• Mary Ellen

      The imperative is to decide if we are a society that disposes of people who are deemed “imperfect”. The most vulnerable among us deserve our protection the most. I gave birth to a child with a disability and the fourteen years he was with us was the best gift God could have blessed us with. I would give anything for five more minutes with him. By your philosophy of moral relativism nothing is bad since the worst sin is to be inconvenienced. If it bothers me kill it. You should be inflamed, you should be outraged that a woman would dispose of her child because of it’s “imperfections”. We are all created with a soul which is in the image and likeness of God, and as such all are worthy of being born, whatever physical disabilities exist.

    • niknac

      God gave Mary a clear choice as to whether or not she was willing to bear his child. No woman, anywhere at any time, deserves less.

      • Rob B.

        That choice was given to Mary before conception, not after. A woman who has sex and aborts her child is changing her mind after the choice has been made.

        • niknac

          To believe that every pregnant woman has made a choice to be so and has exhausted her God given autonomy is cruel. To allow no further decision after conception is as murderous to the living, breathing mother as it is to the clump of cells in her uterus you claim to want to “save”

  • ABST27

    I don’t believe Wendy Davis is Catholic and she probably does not see this moral choice the way we do. Perhaps in her mind aborting the child prevented needless suffering fo the child and for her loved ones. That is not a choice my husband and I would make but again, she was not raised with the same theology or ways about understanding of life. I am sure this was a traumatic choice for her, too. I am not sure it’s fair to compare her to another woman. We will all have to answer for our choices one day and we also have no idea of God’s boundless mercy.

    • oregon nurse

      So, are you saying abortion isn’t objectively wrong? It’s all relative to what the mom thinks about it so don’t judge her actions?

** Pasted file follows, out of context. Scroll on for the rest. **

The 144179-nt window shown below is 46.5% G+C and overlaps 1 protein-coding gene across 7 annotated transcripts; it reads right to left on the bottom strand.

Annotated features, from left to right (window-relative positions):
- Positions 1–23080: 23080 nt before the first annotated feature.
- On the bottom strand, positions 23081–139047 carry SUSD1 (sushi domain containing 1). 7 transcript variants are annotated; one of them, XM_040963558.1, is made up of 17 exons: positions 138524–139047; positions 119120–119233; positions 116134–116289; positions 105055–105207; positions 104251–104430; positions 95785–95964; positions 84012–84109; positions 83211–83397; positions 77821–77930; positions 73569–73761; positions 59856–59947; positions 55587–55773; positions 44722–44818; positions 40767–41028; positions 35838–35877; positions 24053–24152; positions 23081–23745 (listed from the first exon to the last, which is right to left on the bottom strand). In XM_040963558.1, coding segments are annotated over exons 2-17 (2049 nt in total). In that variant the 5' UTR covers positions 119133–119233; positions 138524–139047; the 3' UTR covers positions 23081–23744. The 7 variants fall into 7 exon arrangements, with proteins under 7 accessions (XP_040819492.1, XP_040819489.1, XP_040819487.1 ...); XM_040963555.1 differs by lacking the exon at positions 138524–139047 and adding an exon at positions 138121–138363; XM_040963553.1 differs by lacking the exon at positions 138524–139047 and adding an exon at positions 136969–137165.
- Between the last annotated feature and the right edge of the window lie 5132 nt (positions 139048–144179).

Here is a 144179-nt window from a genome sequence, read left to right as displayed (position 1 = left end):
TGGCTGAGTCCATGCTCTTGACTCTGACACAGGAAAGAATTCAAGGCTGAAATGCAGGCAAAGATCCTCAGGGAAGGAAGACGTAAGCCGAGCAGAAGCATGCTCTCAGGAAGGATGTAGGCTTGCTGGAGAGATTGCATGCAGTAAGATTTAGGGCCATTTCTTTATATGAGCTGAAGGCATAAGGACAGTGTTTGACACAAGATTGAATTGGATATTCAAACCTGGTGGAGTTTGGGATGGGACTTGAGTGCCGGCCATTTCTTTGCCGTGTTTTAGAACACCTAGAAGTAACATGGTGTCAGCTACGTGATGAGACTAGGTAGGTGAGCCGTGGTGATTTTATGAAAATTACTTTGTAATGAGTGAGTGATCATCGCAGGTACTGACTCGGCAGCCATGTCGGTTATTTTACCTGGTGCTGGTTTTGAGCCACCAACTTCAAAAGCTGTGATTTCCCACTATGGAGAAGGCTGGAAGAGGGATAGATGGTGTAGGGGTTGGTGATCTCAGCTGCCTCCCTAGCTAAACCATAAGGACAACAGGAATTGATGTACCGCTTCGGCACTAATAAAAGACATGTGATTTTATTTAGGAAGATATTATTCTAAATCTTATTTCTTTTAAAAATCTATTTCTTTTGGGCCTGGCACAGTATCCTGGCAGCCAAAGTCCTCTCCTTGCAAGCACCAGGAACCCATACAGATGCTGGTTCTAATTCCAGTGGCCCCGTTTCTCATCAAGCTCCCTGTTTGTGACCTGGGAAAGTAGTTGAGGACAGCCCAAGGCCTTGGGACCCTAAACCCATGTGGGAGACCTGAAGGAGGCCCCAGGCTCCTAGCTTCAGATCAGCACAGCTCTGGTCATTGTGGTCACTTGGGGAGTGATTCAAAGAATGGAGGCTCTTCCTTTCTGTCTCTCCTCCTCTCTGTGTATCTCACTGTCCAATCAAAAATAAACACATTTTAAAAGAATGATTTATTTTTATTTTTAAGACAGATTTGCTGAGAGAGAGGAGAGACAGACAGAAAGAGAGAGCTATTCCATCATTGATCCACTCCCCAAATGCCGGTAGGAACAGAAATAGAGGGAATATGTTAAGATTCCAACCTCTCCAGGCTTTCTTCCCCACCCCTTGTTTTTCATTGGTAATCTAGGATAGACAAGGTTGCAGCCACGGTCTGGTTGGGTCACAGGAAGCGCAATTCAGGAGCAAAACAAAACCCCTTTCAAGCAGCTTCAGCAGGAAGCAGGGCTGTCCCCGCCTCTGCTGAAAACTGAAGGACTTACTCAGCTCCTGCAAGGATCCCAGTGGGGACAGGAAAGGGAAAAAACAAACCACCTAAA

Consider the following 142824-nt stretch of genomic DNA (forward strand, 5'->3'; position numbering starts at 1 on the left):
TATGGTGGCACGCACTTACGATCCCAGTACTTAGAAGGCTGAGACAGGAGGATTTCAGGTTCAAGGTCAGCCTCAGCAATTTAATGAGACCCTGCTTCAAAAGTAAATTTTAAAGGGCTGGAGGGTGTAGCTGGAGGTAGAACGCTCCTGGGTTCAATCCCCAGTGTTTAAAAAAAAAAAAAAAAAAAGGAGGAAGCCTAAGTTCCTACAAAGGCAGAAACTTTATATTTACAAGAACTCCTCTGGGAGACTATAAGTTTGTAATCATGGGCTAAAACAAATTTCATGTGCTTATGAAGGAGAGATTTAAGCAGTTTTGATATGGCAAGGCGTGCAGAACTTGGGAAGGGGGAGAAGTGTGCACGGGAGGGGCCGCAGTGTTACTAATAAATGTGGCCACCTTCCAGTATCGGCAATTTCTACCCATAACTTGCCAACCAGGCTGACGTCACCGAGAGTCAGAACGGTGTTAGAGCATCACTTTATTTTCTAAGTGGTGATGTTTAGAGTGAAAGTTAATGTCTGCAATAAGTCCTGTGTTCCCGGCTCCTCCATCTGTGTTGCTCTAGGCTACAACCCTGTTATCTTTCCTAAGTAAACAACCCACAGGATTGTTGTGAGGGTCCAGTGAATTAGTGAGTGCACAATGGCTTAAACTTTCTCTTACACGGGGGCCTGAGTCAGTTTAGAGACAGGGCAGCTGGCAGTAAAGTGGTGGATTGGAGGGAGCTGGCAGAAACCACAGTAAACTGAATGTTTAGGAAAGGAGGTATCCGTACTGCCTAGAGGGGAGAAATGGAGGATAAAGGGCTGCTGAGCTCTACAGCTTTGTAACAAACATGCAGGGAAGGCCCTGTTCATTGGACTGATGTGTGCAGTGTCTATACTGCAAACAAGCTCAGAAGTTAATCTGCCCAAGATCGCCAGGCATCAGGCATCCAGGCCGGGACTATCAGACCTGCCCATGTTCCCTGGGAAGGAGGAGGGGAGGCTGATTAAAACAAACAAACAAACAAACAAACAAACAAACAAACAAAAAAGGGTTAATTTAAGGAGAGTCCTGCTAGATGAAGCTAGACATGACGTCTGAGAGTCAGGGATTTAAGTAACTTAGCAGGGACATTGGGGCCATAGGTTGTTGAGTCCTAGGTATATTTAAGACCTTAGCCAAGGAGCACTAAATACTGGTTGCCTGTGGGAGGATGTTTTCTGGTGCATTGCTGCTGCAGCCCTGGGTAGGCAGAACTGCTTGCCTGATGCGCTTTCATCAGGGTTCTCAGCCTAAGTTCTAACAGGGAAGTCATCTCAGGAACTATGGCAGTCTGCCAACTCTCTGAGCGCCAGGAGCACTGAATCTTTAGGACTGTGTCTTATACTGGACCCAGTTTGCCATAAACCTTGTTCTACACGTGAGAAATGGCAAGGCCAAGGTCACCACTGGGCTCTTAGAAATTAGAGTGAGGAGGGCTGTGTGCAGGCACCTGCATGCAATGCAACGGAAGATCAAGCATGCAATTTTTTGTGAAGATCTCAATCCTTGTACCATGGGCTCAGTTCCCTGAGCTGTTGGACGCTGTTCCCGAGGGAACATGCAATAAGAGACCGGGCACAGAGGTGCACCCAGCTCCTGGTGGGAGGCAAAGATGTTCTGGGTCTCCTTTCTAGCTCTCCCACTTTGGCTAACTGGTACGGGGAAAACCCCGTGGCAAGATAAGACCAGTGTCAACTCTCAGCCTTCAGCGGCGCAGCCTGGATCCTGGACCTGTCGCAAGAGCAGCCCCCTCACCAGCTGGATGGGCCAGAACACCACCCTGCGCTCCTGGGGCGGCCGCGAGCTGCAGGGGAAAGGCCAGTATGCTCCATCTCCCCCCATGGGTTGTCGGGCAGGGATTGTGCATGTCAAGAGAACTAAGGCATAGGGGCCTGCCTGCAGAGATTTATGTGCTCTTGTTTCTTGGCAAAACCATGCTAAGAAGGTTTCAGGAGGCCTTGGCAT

The OT reading today offers some clarity on this.

      Thus says the LORD:
      You, son of man, I have appointed watchman for the house of Israel;
      when you hear me say anything, you shall warn them for me.
      If I tell the wicked, “O wicked one, you shall surely die, ”
      and you do not speak out to dissuade the wicked from his way,
      the wicked shall die for his guilt,
      but I will hold you responsible for his death.
      But if you warn the wicked,
      trying to turn him from his way,
      and he refuses to turn from his way,
      he shall die for his guilt,
      but you shall save yourself.

      • ABST27

        Never said such a thing. Never implied such a thing. Please don’t put words in my mouth or thoughts in my head. We all will have to answer for our choices one day. However, I am unclear what purpose is served by holding up someone else’s sin. We are all beggars in need of mercy, me you and Karen Santorum included. Let’s pray for one another.

        • oregon nurse

          ” We all will have to answer for our choices one day. However, I am unclear what purpose is served by holding up someone else’s sin.”

          This is what makes the reading so pertinent. We will all have to answer not only for the sin we do but for the sin we refuse to address as well. Wendy chose to go public, that makes publically “holding up” the sin of her abortion not only “fair” but the Bible would indicate it’s necessary. Kathy did a very good job by not just criticising but by also holding up the example of how God would want a couple to act.

          • Sharon Diehl